What is scleroderma?
Scleroderma is an autoimmune disease of the connective tissue. Autoimmune diseases are illnesses which occur when the body's tissues are attacked by its own immune system. Scleroderma is characterized by the formation of scar tissue (fibrosis) in the skin and organs of the body. This leads to thickness and firmness of involved areas. Scleroderma is also
referred to as systemic sclerosis.
Scleroderma means "hard skin" and is pronounced skler-o-derma. Scleroderma is a disease that causes fibrosis (hardening) of the skin and sometimes the internal organs. Scleroderma can range from a form localized to the skin to a severe disease the effects the internal organs known as systemic scleroderma.
Localized scleroderma can range from just a few spots on the skin to covering almost the entire skin surface. The skin lesions of localized scleroderma feel firm and hard. The color is ivory to yellowish in color. The skin lesions of localized scleroderma are usually seen on the trunk but can also occur on the face, arms, and legs. Localized scleroderma may last for a few months to many years. The condition is four times more common in women and usually starts between the ages of twenty and fifty.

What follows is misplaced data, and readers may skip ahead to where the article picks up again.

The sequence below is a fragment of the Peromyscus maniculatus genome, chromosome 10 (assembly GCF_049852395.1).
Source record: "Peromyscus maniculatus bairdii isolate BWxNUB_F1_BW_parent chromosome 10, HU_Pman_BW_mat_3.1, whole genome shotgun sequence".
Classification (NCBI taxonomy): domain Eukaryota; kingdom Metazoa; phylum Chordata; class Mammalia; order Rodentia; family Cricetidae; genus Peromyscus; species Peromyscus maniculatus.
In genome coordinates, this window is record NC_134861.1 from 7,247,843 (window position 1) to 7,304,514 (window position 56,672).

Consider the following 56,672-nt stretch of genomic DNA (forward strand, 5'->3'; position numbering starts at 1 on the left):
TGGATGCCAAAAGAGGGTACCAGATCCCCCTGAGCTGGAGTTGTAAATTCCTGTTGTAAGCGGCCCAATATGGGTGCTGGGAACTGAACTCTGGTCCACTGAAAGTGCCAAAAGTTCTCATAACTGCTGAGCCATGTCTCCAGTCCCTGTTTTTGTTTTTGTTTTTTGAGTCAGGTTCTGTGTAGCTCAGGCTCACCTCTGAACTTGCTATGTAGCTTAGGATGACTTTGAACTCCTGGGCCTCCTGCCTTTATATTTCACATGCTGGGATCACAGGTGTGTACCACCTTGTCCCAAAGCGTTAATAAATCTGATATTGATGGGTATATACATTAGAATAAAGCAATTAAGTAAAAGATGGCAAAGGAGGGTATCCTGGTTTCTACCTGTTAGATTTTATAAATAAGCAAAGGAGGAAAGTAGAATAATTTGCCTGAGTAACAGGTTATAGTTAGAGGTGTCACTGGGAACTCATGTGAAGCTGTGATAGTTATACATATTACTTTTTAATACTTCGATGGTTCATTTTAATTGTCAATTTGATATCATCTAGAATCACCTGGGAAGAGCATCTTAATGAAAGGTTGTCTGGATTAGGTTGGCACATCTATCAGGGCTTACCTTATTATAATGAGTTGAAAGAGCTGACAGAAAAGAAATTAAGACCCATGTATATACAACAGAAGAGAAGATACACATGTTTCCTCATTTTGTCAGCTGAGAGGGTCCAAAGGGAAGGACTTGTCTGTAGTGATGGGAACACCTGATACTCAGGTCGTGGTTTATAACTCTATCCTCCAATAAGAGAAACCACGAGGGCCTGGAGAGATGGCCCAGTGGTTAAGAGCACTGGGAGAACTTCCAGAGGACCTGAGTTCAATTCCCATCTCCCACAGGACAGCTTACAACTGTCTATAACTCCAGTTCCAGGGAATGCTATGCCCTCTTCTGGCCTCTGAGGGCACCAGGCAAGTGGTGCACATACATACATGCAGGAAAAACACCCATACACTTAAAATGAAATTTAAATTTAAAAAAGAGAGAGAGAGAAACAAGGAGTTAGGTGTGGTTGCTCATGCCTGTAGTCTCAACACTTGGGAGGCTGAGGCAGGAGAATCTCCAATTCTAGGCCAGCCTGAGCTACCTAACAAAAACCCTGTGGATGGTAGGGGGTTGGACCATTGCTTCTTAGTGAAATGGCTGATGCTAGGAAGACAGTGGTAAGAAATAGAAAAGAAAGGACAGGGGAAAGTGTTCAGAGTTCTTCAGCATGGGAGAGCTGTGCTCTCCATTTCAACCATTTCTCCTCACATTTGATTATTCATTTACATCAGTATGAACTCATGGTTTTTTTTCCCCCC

Scheroderma is an acquired rare disease that occurs worldwide in sporadic and occasionally in familial cases. Scleroderma is a chronic, often progressive autoimmune connective tissue disorder in which the body's immune system attacks its own tissues. It falls into the same category as rheumatoid arthritis, lupus, Sjögren syndrome (dry mucus membranes) and multiple sclerosis (MS). It is a highly individualized disease. Its involvement can vary a great deal in terms of severity. For a few individuals it is merely a nuisance; for others it is a life-threatening illness. For most, it is a disease that affects a person's professional, social, and emotional lives.